After many years in the collections of the Mary Rose, he (although at the time he was believed to be a she, due to the absence of his baculum, or penis bone) was put on display in the old museum, before moving to his place in the current museum, where he had been admired by nearly 700,000 visitors. He was also shown at Crufts in 2010, where he sparked much debate between different breed groups and their veterinarians over what breed he was more closely related to.
To settle the debate, DNA was extracted from one of the dog’s teeth, and allowed the scientists from the University of Portsmouth, the Royal Zoological Society of Scotland, the Royal Institute of Technology, Sweden, King College London Dental Institute, Durham University and the Mary Rose Trust, to identify the breed of the dog, its gender and even the colour of its fur.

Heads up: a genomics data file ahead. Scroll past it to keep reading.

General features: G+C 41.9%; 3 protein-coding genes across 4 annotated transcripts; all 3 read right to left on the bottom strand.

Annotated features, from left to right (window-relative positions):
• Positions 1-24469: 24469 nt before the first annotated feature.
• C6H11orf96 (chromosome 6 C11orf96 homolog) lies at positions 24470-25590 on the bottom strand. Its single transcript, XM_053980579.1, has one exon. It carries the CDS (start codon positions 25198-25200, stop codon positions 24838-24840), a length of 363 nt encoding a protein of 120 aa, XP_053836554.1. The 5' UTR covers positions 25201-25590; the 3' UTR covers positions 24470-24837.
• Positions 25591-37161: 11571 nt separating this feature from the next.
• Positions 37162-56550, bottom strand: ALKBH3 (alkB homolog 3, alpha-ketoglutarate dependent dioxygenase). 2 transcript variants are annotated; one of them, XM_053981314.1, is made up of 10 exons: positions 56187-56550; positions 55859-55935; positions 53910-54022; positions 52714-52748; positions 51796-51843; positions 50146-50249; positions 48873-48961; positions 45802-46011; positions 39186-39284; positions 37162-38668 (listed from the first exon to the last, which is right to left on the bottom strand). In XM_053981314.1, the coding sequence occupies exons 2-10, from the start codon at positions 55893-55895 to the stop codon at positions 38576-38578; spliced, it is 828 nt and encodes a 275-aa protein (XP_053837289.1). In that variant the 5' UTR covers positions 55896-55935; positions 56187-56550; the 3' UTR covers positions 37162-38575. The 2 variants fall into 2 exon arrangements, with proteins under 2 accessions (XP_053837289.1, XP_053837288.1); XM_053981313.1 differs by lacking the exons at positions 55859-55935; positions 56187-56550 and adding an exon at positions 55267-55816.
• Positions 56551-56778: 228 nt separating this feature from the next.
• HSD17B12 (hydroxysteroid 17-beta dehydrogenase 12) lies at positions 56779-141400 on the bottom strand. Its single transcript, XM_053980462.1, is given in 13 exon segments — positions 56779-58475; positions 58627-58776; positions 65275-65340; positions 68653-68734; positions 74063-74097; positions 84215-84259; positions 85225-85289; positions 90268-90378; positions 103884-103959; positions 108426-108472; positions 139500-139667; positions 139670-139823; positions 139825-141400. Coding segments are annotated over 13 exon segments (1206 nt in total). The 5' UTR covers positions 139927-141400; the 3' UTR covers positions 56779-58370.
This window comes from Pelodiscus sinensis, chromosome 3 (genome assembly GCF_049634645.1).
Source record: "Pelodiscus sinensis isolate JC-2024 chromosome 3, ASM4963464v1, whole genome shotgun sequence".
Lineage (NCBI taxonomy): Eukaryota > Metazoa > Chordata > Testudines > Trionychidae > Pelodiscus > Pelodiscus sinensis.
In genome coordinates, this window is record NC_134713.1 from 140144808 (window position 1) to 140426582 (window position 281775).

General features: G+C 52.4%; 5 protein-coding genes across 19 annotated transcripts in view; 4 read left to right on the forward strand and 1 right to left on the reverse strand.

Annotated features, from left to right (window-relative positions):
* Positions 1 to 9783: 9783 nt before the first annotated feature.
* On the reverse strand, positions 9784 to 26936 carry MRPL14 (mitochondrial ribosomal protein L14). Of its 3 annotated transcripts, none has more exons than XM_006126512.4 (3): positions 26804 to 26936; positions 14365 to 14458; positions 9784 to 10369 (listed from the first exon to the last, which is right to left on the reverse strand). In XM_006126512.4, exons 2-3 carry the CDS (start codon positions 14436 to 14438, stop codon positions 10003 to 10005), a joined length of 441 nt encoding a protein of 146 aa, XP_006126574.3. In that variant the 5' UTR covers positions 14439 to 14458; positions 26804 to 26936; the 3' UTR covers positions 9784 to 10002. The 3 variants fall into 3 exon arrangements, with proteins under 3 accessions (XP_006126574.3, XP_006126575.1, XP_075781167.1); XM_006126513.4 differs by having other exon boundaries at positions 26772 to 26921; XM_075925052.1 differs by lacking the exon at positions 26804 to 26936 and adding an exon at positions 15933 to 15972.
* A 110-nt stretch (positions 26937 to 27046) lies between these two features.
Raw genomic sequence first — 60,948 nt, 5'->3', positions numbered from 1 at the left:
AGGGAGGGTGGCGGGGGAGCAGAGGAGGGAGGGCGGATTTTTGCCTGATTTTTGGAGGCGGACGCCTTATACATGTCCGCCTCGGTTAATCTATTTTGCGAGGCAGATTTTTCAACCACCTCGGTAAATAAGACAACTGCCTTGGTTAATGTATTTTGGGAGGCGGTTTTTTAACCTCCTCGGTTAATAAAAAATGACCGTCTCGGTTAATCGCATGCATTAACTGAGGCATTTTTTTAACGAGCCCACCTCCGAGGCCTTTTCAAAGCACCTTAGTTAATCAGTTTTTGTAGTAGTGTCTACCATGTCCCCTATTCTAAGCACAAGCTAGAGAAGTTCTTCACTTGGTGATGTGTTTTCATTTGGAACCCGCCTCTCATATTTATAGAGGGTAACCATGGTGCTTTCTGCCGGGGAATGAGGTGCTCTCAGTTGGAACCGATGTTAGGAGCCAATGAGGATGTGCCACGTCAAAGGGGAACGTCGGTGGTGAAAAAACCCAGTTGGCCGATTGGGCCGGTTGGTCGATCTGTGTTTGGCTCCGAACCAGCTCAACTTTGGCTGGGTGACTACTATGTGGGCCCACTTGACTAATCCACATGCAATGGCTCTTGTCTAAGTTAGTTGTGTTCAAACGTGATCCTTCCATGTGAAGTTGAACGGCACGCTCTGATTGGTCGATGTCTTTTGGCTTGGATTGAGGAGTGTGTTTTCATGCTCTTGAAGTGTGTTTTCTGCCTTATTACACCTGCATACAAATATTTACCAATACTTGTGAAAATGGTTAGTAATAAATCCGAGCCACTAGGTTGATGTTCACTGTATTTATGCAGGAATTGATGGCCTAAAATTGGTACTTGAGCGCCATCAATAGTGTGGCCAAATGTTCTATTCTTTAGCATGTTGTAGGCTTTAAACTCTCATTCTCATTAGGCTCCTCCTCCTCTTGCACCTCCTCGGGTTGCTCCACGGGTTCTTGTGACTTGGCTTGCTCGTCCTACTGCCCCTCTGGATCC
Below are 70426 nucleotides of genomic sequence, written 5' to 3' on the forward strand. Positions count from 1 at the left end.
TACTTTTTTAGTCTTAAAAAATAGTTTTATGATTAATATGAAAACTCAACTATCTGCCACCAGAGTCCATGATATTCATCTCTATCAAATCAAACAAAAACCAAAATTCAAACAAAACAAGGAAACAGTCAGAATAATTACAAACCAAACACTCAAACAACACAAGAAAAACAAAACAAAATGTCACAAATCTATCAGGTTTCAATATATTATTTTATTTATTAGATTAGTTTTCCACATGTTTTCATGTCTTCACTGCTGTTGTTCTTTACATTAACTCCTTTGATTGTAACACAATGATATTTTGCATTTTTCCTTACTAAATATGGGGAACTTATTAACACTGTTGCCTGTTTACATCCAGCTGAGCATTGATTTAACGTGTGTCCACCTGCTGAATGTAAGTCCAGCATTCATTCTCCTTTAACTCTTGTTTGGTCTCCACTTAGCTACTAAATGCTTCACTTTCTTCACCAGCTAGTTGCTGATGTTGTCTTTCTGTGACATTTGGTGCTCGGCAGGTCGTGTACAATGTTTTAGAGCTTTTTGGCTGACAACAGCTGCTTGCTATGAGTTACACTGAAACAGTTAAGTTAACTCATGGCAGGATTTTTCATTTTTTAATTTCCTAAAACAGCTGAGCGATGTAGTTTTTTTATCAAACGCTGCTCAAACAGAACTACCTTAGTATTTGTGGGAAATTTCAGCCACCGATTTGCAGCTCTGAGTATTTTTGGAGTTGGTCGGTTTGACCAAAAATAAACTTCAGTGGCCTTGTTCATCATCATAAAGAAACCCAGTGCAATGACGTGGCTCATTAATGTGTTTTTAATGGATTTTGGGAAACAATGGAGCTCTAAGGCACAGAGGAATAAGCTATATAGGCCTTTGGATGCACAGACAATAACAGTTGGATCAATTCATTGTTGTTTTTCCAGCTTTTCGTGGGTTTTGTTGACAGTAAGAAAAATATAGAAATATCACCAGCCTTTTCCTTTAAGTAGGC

According to the article in Forensic Science International, the Mary Rose dog was a young adult male, between 18 – 24 months, with a light brown-dark brown coat. Although he couldn’t be attributed to a specific breed, most of which originated after 1545, he is classed as a terrier-type, most closely related to the Jack Russell. Terriers were often used in coastal areas as ratters, as they were more of a match to the large, fierce rats that plagued ship’s stores.
Sadly, they also discovered that the dog suffered from a hereditary disease called hyperuricosuria, a uric acid defect that causes kidney and bladder stones to form. This had previously been attributed to inbreeding in the many modern breeds, however this suggests that the condition was around before breed formation.
Alex Hildred, Mary Rose Trust archaeologist and one of the authors of the article in Forensic Science International, said “Study of the 179 crew recovered from the ship confirms that they were all male, suggesting the historic preference for an all-male crew on board an active warship can be taken back to the 16th century – including the ship’s dog.”